The lifelong Louisvillian is determined to not only enjoy the ride but to make sure his crew at Skylight and Churchill Downs enjoy it as well.
“We’ve always been the guys behind the scenes,” Drury said Wednesday after Art Collector trained at Skylight. “A lot of the Grade 1 winners we’ve had here, a lot of people don’t know we were ever associated with them. And that’s our job, that’s what we do. We’re certainly happy to do that. Now all of a sudden it’s our name, and we get to be the ones to lead one over there and we get to kind of be involved at this level. Yeah, it’s been a lot of fun for all of us. These guys work really hard, and they deserve a lot of credit for our success.”
Among the horses Drury had before they went to more high-profile trainers are Lunsford’s Grade 1-winning millionaire Madcap Escapade (trained by Frank Brothers), current leading older horse Tom’s d’Etat (Al Stall Jr.), Grade 1 winner Lea (Bill Mott) and 2-year-old champion Hansen (Mike Maker).
“It’s nice to be able to play the game at that level, even if it’s for a short period of time,” Drury said. “Just the education of having horses like that, all of a sudden Art Collector comes into my life and I felt that I’ve got a pretty good handle of what I need to be doing on a day-to-day basis to have him compete at this level.”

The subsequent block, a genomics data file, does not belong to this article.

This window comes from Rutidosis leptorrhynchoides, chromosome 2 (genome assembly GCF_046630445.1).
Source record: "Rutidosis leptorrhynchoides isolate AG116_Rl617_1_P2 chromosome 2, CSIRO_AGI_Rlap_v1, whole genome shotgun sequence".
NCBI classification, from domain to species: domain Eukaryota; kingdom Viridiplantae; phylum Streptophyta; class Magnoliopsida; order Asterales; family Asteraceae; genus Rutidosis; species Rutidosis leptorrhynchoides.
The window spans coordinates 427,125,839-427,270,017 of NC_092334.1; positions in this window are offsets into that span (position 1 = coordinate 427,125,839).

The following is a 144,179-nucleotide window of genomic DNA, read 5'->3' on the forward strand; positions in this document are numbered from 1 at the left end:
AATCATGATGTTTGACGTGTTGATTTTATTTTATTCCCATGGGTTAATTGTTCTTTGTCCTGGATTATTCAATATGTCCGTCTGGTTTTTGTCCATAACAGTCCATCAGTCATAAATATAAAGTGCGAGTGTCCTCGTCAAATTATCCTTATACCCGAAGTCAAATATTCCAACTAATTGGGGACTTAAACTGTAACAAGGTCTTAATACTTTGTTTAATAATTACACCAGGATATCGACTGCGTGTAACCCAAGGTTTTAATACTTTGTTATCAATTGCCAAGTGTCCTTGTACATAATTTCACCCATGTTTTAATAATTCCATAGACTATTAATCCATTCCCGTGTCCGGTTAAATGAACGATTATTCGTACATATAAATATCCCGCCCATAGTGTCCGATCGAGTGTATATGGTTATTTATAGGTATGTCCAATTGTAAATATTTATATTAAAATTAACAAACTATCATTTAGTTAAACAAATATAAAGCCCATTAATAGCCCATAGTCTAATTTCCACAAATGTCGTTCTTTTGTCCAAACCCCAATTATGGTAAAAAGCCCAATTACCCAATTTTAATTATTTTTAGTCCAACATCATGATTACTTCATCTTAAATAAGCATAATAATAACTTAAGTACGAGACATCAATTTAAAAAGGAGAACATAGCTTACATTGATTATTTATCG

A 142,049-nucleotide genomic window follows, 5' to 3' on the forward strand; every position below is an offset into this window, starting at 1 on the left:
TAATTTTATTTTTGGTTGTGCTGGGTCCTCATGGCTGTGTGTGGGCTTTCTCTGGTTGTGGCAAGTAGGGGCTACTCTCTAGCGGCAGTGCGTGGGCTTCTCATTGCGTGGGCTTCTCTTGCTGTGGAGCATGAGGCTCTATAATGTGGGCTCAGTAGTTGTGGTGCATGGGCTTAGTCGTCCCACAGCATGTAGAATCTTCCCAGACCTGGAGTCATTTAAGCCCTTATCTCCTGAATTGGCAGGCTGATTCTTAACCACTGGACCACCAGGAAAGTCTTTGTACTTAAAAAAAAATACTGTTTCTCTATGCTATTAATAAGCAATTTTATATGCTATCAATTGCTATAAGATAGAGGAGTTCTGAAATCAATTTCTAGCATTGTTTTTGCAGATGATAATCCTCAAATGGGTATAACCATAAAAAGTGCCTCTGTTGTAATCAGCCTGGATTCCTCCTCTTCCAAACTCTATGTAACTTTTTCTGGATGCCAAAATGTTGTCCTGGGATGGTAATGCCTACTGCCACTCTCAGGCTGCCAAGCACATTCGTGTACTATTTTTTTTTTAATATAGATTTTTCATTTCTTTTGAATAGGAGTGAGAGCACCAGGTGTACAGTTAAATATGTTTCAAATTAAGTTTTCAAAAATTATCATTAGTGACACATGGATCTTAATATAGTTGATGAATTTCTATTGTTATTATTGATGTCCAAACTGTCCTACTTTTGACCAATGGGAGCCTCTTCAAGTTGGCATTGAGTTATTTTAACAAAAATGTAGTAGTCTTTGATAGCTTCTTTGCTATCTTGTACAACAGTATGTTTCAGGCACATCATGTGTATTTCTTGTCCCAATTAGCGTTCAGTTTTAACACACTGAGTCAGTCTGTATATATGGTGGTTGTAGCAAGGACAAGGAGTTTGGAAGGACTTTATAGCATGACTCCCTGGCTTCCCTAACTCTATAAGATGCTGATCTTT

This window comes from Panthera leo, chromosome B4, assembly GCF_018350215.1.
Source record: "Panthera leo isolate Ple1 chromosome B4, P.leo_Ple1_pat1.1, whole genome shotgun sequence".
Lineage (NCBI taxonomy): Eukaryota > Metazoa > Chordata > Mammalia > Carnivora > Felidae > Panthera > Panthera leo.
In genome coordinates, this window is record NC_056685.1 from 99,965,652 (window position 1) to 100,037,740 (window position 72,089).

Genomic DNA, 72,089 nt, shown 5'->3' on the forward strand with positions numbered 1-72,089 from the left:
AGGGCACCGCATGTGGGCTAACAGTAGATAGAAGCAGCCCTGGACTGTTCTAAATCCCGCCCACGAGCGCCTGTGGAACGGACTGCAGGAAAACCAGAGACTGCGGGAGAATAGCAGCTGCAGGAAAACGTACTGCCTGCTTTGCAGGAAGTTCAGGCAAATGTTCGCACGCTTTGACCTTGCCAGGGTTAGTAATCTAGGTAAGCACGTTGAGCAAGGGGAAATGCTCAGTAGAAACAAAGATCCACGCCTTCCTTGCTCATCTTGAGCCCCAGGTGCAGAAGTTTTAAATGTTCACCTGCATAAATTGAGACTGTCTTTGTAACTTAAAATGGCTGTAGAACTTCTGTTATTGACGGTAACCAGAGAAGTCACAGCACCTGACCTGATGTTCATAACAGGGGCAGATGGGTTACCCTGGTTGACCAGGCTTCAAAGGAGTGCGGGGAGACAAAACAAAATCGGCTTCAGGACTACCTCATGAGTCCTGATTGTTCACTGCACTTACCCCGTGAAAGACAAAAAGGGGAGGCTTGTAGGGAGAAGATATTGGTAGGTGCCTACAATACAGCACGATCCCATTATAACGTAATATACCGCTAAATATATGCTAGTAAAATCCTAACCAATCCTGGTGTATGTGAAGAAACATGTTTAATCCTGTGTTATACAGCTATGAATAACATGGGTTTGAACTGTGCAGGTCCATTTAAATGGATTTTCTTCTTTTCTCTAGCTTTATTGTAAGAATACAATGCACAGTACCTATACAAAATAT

Art Collector started his career last year racing on grass (getting his first win at Kentucky Downs) before sprinting on dirt, going to Drury in January to get back in shape after some time off. The plan was for Art Collector to go another trainer for his 3-year-old season. However because of the havoc the pandemic was having on racetracks, Lunsford asked Drury — insulated at Skylight with uninterrupted training — to go on and prepare Art Collector for his return to racing in May. After he won an allowance race for keeps at seven-eighths of a mile, Lunsford simply kept the horse with Drury. He's now 3-for-3 with Art Collector, including a 6 1/2-length second-level allowance victory at 1 1/16 miles over Indiana Derby winner Shared Sense, whom he'll meet again Sunday.
“Bruce was kind enough to leave him with us and give us an opportunity of a lifetime,” Drury said. “It’s certainly not something that’s taken for granted. We know how we got the horse, and we just want to make the most of it and try to remember to enjoy it while we’re here.”